1 October 2009

Right to fair, just and reasonable conditions

The Act affords all consumers the right to terms and conditions in agreements that are fair, just and reasonable.

In giving effect to this right, the Act prohibits suppliers from supplying goods or services at a price that is unfair, unreasonable, or unjust; or from entering into an agreement whose terms are unfair, unreasonable, or unjust. Terms and conditions are unfair, unreasonable, or unjust if such terms and conditions are so skewed to the detriment of the consumer, and in favour of the supplier, that they can be said to be inequitable, or if the consumer relied on a false or misleading representation made by the supplier in concluding the relevant agreement.

The Act also requires that where an agreement has a clause that: a) limits liability of the supplier; b) imposes an obligation or risk on the consumer; c) imposes liability on the consumer; d) indemnifies the supplier or any third party for any cause; or e) purports to be an acknowledgement of any fact by the consumer, then such a clause should be pointed out or brought to the attention of the consumer in plain and understandable language and in a conspicuous manner. Failure to do so would render the agreement unjust, unfair and unreasonable.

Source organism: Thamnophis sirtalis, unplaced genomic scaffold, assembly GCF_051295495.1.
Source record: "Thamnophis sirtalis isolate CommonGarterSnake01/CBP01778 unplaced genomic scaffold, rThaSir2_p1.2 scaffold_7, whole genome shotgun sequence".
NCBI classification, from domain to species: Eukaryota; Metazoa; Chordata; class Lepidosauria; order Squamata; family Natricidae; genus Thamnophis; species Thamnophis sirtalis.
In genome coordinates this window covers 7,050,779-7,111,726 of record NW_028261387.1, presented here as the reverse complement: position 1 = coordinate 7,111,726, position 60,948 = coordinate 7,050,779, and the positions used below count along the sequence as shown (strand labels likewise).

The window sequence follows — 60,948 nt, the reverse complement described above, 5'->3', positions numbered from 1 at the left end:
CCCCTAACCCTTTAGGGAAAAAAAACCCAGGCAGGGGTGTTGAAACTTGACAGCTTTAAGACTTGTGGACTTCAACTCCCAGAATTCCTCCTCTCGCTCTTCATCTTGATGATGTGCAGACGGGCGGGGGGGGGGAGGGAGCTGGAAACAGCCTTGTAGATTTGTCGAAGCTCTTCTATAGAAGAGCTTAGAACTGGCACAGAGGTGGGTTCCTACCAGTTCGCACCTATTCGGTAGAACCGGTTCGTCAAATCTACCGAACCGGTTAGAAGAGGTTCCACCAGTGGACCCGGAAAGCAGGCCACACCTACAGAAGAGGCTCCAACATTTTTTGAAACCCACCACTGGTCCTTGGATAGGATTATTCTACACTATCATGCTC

In addition, where a provision is subject to an unusual risk, one that could result in death or injury, or one which the consumer would reasonably and ordinarily not have been aware of or notice, this must be brought to the consumer's attention in plain and understandable language, and the consumer must specifically assent to that risk. Such a provision would be considered to have been brought to the attention of the consumer if the consumer has demonstrated that he is aware of, and accepts the provision in question. Awareness of, and acceptance by, the consumer could presumably be demonstrated by the consumer initialling next to that provision. These risk-bearing provisions have to be brought to the attention of the consumer before the relevant transaction is concluded. In addition, the consumer must be afforded sufficient time to understand the relevant risk.

Jay-Ann Jacobs,
Director, Corporate and Commercial

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